Stocks continued their decline and today were joined by energy stocks falling with plunging gas and oil prices.
Stocks Picked Up Where They Left Off on Friday with Another Sell-Off
Falling Oil and Gas Prices Push Energy Sector to the Bottom
Did a Bubble in EVs Quietly Burst?
Shawn Cruz Director of Derivative Strategy, TD Ameritrade
(Monday Market Close) The Nasdaq Composite ($COMP) dragged other indexes lower to start the week’s trading, falling another 4.29% and extending its bear market to a drop of 27% from its all-time high. The technology and consumer discretionary sectors powered the Nasdaq’s losses.
The Technology Select Sector Index fell 3.87% while the Consumer Discretionary Select Sector Index dropped 4.3% as mega-caps lost ground. By the close, Tesla (TSLA) fell 9%, Amazon (AMZN) lost 5.12%, and Apple (AAPL) slid 3.08%.
However, the energy sector was the worst performing group in response to a 6% drop in crude oil futures and an 12% plunge in natural gas futures. The Energy Select Sector Index fell 8.27% on the day. Natural gas has fallen about 19% in the last two days but only after rallying 145% from the first of the year through May 5. The current slide appears to be in response to Saudi Arabia cutting oil prices for Asian buyers due to weak demand related to China’s COVID-19 lockdowns.
Despite the 10-year Treasury yield (TNX) moving higher in Monday’s premarket trading, the benchmark yield fell 44 basis points by the close as investors abandoned stocks in favor of bonds. Investors were also buying up consumer staples companies like Walmart (WMT), Campbell’s Soup (CPB), Sprouts Farmers Market (SFM), Kroger (KR), Kellogg (K) among others. The Consumer Staples Select Sector Index was the only positive sector throughout the day, but finally turned negative just before the close.
The S&P 500 (SPX) finished the day 3.2% lower with the benchmark index closing slightly below 4,000. The Dow Jones Industrial Average ($DJI) fell 1.99%. However, the Russell 2000 (RUT) almost kept pace with the Nasdaq, falling 4.21% and punctuating the point that investors just aren’t willing to hold riskier assets right now.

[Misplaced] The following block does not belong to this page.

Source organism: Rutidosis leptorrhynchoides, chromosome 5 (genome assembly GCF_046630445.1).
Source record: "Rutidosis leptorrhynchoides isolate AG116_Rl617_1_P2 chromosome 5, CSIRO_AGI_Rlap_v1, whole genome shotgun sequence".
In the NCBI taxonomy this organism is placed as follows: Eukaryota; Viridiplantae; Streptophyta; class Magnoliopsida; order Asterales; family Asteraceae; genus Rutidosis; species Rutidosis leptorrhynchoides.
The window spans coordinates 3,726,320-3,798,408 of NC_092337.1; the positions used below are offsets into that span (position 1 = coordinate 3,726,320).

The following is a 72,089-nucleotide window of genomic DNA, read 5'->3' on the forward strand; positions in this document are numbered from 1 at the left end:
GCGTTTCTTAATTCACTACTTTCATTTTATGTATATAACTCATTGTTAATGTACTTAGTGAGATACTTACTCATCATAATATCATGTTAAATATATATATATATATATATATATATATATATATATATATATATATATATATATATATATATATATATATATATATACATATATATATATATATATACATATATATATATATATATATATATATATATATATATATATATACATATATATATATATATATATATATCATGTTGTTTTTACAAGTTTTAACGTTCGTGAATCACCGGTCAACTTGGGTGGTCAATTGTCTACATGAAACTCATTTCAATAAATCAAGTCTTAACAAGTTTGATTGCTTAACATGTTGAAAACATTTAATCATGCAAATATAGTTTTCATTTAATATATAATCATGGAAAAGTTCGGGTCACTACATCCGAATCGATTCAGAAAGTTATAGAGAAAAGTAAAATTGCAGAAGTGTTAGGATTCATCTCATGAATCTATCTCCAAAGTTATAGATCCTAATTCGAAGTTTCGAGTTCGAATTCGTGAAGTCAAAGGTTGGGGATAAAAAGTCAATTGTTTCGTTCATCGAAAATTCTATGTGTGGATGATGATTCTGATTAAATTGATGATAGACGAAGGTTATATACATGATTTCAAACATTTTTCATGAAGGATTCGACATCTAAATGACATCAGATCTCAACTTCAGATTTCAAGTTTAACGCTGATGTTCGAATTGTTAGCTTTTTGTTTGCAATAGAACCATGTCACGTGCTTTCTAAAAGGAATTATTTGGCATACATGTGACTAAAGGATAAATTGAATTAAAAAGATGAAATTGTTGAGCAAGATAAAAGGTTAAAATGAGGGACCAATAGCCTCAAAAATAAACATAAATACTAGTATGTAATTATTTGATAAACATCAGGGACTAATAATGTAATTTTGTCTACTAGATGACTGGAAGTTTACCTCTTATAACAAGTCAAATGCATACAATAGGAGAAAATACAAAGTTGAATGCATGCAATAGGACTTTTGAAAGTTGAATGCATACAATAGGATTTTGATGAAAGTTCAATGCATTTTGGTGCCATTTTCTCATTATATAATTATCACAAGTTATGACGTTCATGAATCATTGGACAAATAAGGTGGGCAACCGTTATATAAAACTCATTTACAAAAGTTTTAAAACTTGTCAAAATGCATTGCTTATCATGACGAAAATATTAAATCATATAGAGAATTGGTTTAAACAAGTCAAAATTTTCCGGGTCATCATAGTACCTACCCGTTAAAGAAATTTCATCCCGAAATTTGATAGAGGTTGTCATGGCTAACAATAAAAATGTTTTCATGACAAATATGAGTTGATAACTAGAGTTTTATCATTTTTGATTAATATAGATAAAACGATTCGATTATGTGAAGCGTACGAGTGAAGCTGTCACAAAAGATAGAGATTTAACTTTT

On Wednesday, investors will face another big inflation report as April’s Consumer Price Index (CPI) numbers arrive before the market open. Analysts expect to see the CPI grow 8.5% year over year, reflecting the breakneck pace of inflation. If the number comes out higher than expected, the Federal Reserve may be forced to reconsider last week’s “no 75-basis-point hike” stance.
CHART OF THE DAY: BREAK DANCING. The Nasdaq Composite ($COMP—candlesticks) broke support around the 12,000 level. The next potential level of support could be just below 11,000. Data Sources: ICE, S&P Dow Jones Indices. Chart source: The thinkorswim® platform. For illustrative purposes only. Past performance does not guarantee future results.
Electric vehicles (EV) are known for their quiet, almost UFO-like sound, but their stock prices have made a lot more noise. Today, investors clearly didn’t like what they heard. Could it be possible that the EV’s bubble has quietly burst? To begin, Monday’s sell-off in Tesla (TSLA) took the stock down 35% from its November all-time high.
And before the open, Ford (F) announced plans to sell 8 million of its roughly 100 million shares in EV truck maker Rivian (RIVN) now that the company is past its IPO lockout period. According to CNBC, another investor plans to sell too. Such sales don’t mean that Ford or other investors no longer believe in the company. In fact, Ford and Amazon (AMZN), another big Rivian investor, appear to be hanging on to the majority of what they own. However, RIVN fell 20.88% on the day and is down 87% from its November high.
However, other EV makers are now trading well off their all-time highs: Nio (NIO) is down 79%, Lucid (LCID) has lost 73%, Fisker (FSK) is trading down 67% and Li Auto (LI) is down 56%. Just because bubbles burst, it doesn’t mean the product is a failure—it could mean that investors were getting a little ahead of themselves. In the past two years, with extra liquidity from the Fed and Congress, investors found themselves with extra funds that likely contributed to overinflated EV stock prices.
May 10: Earnings from Occidental (OXY), Suncor Energy (SU), and Sysco (SYY)
May 11: Consumer Price Index (CPI) and earnings from Toyota (TM), and Walt Disney (DIS)
May 12: Producer Price Index (PPI) and earnings from Brookfield (BAM)
May 13: Michigan Consumer Sentiment and earnings from Honda (HMC)
May 16: Earnings from Take-Two (TTWO) and James Hardie Industries (JHX)
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